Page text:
The Petal District: Perched atop Aroden’s Hill with the whole city at its feet, the Petal District is home to the wealthiest merchants and most powerful nobles in the wealthiest and most powerful city in the world. Decadent palaces, elaborate gardens, and glittering promenades characterize the district, which gets its name from the well-tended rows of f lowers that run down the center of nearly every street. The overwhelming beauty forms a strange backdrop for the treacherous politics of Absalom’s ruthless upper class, which resorts to poison and murder as often as negotiation and armistice.
Precipice Quarter: This was once Beldrin’s Bluff, a quiet and well-tended section of town filled with tea shops, pleasure houses, and a few of the city’s government buildings. When an earthquake hit 10 years ago, however, much of the area fell into the sea, and the rest sits along a slice of cliffside that seems dangerously close to collapsing again. Now law-abiding citizens avoid the Precipice District and rumors whisper at strange hauntings in the abandoned ruins.
The Puddles: The same terrible earthquake sank the Puddles just below sea level at high tide, resulting in persistent minor f looding and erosion of building foundations and society. Most honest citizens f led the district years ago, ceding it to addicts, criminals, and those too poor to have any other choice. Thieves and cutthroats abound here in great numbers, and more than one guild of dubious character operates from the slouching, unsteady buildings of the Puddles.
Wise Quarter: Within the city itself, the Wise Quarter stands just north of the Ivy District, separating the aff luence of that neighborhood from the immense Azlanti Keep. Absalom’s public government buildings stand in Wise Quarter, including the Grand Council’s hall and the residence of the Primarch. In addition, the Wise Quarter houses the Arcanamirium, one of Golarion’s most adept institutions of magic (founded by the Arclords of Nex). Numerous independent sages, scholars, and scribes also work within the Wise Quarter, blending their philosophies and skills brought from a dozen home countries. Anything known to mortal minds is taught, considered, and debated within the Wise Quarter.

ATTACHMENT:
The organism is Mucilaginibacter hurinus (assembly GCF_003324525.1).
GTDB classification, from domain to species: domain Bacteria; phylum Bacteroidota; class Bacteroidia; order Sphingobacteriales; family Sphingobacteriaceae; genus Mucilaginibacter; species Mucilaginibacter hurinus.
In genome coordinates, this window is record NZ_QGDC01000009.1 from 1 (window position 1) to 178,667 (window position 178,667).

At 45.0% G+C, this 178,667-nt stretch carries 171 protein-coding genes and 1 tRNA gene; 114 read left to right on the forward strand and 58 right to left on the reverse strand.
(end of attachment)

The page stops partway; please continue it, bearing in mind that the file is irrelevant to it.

Government: Absalom is ruled by a Grand Council, which is chaired by Lord Gyr of House Gixx, who enjoys the titles of Primarch and Defender of Kortos. The Council has 12 high seats (including the Primarch’s) and a varying number of low seats. A high seat is kept as long as the holder can produce the seal of office once a year (see Cornucopias, below), while low seats are voted on by the High Council once a year. Inf luential religious figures, heads of major households, and powerful merchants fill the high seats. Anyone able to get elected can claim a low seat, although keeping it often involves undertaking arduous administrative tasks, such as the sanitation commission, office of prisons, and the rat-takers. The most powerful, profitable and respectable positions, including the Exchequer of Taxation, Trade Minister, Sea Lord, and the Justice of the Courts, fall to the high seats.